Moy's owner says he'll rebuild
Cause of blaze still unclear
By Mike Heine/The Week
(Published Jan. 9, 2007, 10:38 a.m.)
With every precaution taken Sunday night, he can't imagine why his popular Chinese restaurant, Moy's Restaurant, caught fire early Monday morning.
"It's my routine to check my place," Moy said. "I never expect my place to have a fire."
Even through his stunned state of mind Monday afternoon, Moy said with confidence that he will reopen as soon as he can.
Investigators were still trying to determine the cause of the blaze. Fire Chief Rod Smith said the fire started in the kitchen area.
There was no one in the building, on the corner of Walworth and Wisconsin streets, when the fire was reported at 5:17 a.m.
Fire crews were staying out of the two-story kitchen area until structural engineers could determine the building was safe, Smith said.
The kitchen was an addition to the otherwise four-story structure, built in 1893. The remainder of the building is still solid, Smith said.
The fire was contained to the kitchen and the ceiling above, but the restaurant and lounge areas occupying the entire first floor sustained heavy smoke and water damage.
Moy expects renovations to take between three and five months. About 26 full- and part-timers worked for Moy.
He doesn't know what he'll do himself in the meantime, but running a restaurant is in his blood.
"I think cooking is a lot of fun," said the do-it-all Moy, who at 58 does everything at his restaurant from cook, to wash dishes to welcome customers. "I've been working in a restaurant since I was kid in Chicago."
Moy's menu of homemade dishes has been a staple of Elkhorn's downtown since he opened in 1979. Even though the offerings are predominantly Chinese cuisine, Moy's was also known for a good steak, Moy said.
"I happen to know. If you want a good steak, you go and see Paul," said Moy's attorney Lowell Sweet, who is helping plan for the remodel.
The restaurant brought in about 150 people on weekday nights in summer and about 285 people on weekends, Moy said. Winter times slowed to 75-95 customers on weeknights and 225 on weekends.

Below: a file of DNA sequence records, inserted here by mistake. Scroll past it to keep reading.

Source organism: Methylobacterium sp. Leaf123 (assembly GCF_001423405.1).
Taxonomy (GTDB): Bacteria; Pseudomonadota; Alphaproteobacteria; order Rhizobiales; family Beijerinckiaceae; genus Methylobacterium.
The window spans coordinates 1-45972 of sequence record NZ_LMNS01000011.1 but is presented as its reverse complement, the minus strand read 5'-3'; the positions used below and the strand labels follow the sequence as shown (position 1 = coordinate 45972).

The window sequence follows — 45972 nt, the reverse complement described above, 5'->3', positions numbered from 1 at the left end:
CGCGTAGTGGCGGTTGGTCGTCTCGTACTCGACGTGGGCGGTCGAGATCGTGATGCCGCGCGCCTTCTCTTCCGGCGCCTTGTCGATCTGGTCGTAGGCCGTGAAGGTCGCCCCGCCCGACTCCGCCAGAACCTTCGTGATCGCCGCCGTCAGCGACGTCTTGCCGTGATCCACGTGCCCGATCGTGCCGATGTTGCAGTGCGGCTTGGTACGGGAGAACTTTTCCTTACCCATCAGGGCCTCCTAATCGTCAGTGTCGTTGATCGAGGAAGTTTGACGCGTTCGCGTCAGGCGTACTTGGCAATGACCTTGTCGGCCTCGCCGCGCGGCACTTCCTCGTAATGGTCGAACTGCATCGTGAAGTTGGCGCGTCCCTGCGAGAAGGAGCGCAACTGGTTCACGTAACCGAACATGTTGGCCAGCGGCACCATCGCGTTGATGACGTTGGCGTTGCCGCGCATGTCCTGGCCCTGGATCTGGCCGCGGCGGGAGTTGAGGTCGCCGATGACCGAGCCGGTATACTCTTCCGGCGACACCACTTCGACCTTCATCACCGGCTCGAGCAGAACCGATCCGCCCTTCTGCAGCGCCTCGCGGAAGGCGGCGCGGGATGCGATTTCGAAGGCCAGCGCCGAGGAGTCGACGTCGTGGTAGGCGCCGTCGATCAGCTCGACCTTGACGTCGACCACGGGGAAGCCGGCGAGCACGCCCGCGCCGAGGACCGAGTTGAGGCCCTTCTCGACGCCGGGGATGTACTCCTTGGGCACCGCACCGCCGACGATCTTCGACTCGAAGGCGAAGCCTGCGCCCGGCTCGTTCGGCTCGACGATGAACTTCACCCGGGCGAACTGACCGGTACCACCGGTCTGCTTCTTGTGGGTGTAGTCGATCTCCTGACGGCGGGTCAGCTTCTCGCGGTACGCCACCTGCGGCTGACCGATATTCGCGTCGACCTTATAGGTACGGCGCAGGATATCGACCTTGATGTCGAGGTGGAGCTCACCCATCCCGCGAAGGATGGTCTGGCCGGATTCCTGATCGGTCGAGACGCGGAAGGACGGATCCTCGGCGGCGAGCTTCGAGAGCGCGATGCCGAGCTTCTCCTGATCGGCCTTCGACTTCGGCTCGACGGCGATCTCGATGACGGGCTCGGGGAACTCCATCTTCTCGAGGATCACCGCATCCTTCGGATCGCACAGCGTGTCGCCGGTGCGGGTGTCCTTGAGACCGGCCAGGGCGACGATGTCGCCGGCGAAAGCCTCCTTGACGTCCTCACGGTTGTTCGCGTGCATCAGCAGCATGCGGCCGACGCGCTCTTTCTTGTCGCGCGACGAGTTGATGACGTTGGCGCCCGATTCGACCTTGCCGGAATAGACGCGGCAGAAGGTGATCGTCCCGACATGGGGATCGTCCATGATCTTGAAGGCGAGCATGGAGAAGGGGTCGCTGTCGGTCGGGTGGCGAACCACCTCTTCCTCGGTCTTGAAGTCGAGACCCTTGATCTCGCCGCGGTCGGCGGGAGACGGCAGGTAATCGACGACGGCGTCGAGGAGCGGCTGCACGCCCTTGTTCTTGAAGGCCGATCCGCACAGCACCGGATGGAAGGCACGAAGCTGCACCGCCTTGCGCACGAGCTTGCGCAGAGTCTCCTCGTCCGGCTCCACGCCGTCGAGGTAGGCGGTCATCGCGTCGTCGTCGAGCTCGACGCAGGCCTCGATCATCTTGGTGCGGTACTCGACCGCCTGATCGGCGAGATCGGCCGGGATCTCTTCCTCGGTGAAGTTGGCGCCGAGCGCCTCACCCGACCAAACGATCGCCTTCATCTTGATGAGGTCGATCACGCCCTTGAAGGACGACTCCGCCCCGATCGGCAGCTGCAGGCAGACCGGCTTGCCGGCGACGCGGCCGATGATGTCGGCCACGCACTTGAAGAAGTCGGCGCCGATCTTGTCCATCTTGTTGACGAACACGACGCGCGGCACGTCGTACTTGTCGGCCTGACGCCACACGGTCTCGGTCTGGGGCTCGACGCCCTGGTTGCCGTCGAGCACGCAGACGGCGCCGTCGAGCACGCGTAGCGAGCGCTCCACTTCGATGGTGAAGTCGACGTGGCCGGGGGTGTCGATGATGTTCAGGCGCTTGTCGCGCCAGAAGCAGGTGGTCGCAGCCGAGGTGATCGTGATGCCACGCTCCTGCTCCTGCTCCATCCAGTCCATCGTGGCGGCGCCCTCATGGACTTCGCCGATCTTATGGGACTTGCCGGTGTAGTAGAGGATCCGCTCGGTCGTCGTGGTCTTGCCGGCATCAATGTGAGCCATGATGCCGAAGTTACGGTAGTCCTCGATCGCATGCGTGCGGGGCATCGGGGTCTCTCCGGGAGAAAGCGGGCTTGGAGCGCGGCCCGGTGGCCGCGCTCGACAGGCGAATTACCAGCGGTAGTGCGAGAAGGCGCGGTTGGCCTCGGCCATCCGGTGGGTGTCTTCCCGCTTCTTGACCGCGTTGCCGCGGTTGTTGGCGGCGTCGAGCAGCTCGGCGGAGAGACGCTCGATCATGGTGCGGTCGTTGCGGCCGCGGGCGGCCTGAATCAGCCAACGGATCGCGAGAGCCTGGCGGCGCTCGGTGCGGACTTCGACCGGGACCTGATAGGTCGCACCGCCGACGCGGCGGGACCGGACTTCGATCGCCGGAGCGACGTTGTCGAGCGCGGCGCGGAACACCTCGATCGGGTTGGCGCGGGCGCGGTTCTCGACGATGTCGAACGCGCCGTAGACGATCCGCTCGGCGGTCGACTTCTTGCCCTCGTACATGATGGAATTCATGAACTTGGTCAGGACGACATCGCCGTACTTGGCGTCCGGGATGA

"They've had a wonderful reputation for a number of years," said Diane Riese, executive director of the Elkhorn Area Chamber of Commerce and Tourism Center. "It was such a well-known restaurant. It certainly is a loss for the city. We certainly hope he will rebuild."
Fire Chief Smith said Monday morning that rebuilding would take a lot of work since the 100-plus-year-old building would need to meet today's stricter fire codes.
The building first opened as the Elkhorn House hotel in 1893, owned by T.H. O'Brien, according to an Elkhorn history book.
It took the spot of the Central House hotel, which was razed a few years earlier.
The Elkhorn House changed hands several times including a 1929 sale to Nick Sklavenitis, who renamed it the Loraine Hotel in honor of his wife, according to the history book.
Sklavenitis renovated the building and in 1931 added a restaurant. In 1940, he turned that into a modern coffee shop.
Also in the 1930s, part of the structure housed the Loraine Dress Shop and later the Vanity Beauty Parlor.
The old hotel changed hands six more times in the 40s and 50s and underwent another name change. Lex Samaras called it The Coach House.
In 1969, the hotel underwent another remodeling on the first two floors and the upper floors were vacated. The name was changed to Court Yard Inn for a time until former Green Bay Packer Bob Long bought and ran the restaurant.
Before becoming Moy's the restaurant was known as Mandell's Steak House, which closed in 1976, according to the history book.
The hotel originally had a working clock and was used as a bus station, said Elkhorn Historian Doris Reinke.
The hotel was "one of the city's imposing landmarks," according to the history book.
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